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WK11 AI Discussions Around Ethics and Education

For the last lecture of PUB101, we went over topics regarding AI a bit more and ended up being sorted into groups for a discussion on different AI prompts. Specifically, each small group was tasked to discuss the impacts of AI in the different fields of life ranging from AI vs human creativity to AI and education.

My group had gotten the prompt addressing ethical concerns and implications with AI and to consider how we should address the potential biases in AI algorithms. I believe that everyone has a bit of background knowledge on the ethical concerns of AI and what kind of information it generates and presents. Amongst my peers, we had discussed the historical context of machine learning systems, where there is a rich and deep history of bias, discrimination, racism, and oppression, so is our data. Due to that history of infringed data I find it hard to believe that we could reach a future in which AI would be void of bias and ethical concern. I had brought up the example of when Midjourney (AI, text-to-image generator) created an image of our class’ title “publication of self in the everyday life” into one Caucasian male sitting in the centre of the background. Why is there online one person? Why did the default coding end up displaying a male, a Caucasian male or all races and identities?

My classmates had agreed that its impossible to believe that AI can ever be voided of bias within its algorithm and that even with more data and education to supply the machines, the information we give is still biased at the end of the day. Overall, the group discussions at the end of lecture were a great way to recap on what we’ve learnt about AI but also a learning experience as others shared their own opinions and knowledge on the topics. It was beneficial to have these types of discussions around AI considering it’s becoming more common to use within our everyday lives and early exposure to the benefits and harms of AI is nice to have under the belt.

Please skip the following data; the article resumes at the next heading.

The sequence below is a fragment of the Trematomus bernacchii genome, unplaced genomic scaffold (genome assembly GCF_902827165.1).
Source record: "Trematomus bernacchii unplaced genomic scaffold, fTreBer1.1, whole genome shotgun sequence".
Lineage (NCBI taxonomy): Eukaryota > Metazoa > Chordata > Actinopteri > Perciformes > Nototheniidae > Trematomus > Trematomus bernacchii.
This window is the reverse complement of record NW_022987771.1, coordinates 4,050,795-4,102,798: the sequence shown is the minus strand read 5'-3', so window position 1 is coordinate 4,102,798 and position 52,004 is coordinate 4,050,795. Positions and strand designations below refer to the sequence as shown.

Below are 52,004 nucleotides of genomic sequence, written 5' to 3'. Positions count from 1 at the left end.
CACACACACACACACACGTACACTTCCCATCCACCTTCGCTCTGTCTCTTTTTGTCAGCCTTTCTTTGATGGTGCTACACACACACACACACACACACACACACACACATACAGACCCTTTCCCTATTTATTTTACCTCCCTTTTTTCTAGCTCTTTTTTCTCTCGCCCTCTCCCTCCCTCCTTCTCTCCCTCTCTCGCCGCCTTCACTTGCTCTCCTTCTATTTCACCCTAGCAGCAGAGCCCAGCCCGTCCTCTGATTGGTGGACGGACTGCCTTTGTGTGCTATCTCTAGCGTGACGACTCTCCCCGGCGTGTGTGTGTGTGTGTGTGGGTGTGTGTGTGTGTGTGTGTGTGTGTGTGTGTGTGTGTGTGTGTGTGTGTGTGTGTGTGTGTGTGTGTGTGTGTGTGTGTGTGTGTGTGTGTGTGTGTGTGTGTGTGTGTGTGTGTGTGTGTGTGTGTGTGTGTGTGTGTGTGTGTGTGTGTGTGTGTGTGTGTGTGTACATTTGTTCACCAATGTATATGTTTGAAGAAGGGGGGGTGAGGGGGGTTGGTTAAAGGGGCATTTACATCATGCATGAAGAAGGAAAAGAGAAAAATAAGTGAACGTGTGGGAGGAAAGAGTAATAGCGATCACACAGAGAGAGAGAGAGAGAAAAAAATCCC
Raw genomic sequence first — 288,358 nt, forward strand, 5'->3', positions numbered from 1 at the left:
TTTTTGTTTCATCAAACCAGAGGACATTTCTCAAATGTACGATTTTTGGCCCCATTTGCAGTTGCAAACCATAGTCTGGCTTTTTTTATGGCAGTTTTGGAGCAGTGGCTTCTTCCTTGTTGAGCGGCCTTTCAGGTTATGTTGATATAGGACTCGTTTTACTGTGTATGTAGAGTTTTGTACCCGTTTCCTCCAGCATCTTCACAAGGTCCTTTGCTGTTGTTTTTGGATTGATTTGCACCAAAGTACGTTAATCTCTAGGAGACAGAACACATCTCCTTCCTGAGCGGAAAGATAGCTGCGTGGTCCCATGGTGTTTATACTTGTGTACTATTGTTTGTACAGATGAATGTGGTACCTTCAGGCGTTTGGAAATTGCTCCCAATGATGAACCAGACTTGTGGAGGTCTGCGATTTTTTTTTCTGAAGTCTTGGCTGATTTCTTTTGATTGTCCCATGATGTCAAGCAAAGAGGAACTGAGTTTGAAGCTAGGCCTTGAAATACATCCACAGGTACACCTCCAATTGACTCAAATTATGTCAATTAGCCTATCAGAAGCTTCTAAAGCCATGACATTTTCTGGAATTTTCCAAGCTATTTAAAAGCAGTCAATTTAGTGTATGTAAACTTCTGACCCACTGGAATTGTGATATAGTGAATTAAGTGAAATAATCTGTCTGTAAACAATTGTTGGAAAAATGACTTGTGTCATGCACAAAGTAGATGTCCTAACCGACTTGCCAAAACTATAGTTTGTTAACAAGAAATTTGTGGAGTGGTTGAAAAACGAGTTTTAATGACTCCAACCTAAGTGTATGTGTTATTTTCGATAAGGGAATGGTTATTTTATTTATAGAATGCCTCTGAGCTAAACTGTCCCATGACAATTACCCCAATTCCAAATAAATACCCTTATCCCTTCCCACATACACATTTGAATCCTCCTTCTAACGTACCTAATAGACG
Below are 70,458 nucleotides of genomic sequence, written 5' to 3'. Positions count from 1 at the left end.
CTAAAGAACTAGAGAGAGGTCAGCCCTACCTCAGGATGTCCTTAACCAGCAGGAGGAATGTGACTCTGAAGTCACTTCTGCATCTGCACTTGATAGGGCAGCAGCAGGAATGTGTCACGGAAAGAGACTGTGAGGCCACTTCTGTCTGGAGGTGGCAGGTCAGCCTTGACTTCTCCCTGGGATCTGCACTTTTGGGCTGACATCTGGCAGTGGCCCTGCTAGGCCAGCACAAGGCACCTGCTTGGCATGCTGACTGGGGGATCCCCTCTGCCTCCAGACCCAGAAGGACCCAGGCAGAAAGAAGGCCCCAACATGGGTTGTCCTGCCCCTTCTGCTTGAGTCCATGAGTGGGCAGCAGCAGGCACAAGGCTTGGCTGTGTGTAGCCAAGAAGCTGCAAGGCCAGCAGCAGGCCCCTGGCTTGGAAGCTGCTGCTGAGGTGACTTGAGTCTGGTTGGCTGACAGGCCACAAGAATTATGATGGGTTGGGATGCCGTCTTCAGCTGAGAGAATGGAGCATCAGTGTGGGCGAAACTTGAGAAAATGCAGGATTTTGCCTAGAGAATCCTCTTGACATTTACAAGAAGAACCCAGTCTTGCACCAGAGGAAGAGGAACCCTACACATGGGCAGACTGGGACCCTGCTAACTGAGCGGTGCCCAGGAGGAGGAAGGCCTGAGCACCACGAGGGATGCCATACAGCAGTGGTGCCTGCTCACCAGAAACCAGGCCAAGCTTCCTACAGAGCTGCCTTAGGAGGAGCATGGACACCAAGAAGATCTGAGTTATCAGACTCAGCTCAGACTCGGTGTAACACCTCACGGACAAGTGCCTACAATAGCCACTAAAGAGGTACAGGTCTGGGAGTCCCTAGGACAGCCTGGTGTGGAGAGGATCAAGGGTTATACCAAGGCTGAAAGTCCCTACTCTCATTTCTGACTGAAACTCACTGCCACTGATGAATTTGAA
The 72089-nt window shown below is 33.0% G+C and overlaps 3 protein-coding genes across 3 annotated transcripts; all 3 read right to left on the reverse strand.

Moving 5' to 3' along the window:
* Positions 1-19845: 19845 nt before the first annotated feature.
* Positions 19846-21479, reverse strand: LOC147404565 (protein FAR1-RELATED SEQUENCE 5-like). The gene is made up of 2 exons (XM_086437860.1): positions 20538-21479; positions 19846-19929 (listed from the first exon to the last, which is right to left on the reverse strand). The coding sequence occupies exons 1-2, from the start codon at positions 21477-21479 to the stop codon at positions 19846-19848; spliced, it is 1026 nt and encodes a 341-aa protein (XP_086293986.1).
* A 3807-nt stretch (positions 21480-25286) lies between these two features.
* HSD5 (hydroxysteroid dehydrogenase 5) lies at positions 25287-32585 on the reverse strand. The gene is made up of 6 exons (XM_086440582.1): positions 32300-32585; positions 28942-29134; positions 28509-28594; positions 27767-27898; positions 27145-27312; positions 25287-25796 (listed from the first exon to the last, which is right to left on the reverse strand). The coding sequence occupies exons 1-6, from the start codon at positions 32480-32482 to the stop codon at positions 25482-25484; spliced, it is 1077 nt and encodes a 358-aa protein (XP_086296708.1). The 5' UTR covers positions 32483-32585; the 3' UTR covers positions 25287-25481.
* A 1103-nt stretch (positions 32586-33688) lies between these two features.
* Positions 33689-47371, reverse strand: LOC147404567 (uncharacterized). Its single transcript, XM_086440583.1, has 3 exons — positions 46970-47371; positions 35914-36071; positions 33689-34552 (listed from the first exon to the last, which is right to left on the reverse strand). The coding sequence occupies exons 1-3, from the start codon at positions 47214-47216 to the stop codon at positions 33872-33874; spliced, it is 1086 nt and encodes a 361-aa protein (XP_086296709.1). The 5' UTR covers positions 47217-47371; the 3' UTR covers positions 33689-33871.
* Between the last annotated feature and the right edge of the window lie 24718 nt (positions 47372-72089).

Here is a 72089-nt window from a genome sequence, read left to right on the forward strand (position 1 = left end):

I personally enjoyed the discussion about AI and education where AI has the potential to change the traditional classroom setting of learning and what that means for educational equality. This made me think about the future of AI in schools especially after being notified that some students got a 99% proofing of an AI written essay. Would future courses require students to submit via Turnitin or would that system not be substantial to account for AI written works. How would professors and TA’s go about marking students work – would they simply mark things as is or would they go through a whole process to see if it was plagiarized?

From my peers, there were verbal frustrations of double checking our essays to see how much of essays were “AI-written” even when everything was written by themselves with drafts, notes, and sources referenced. I can understand their pain because you’ve so worked hard to gather sources to write up an essay only for it to be potentially marked as AI written. This gets me thinking whether original ideas are even original when you can have AI write prompts, ideas, and paragraphs of whatever you want it to say. The future of AI is interesting and I’m curious as to see how it’ll play out for future courses and school curriculums.

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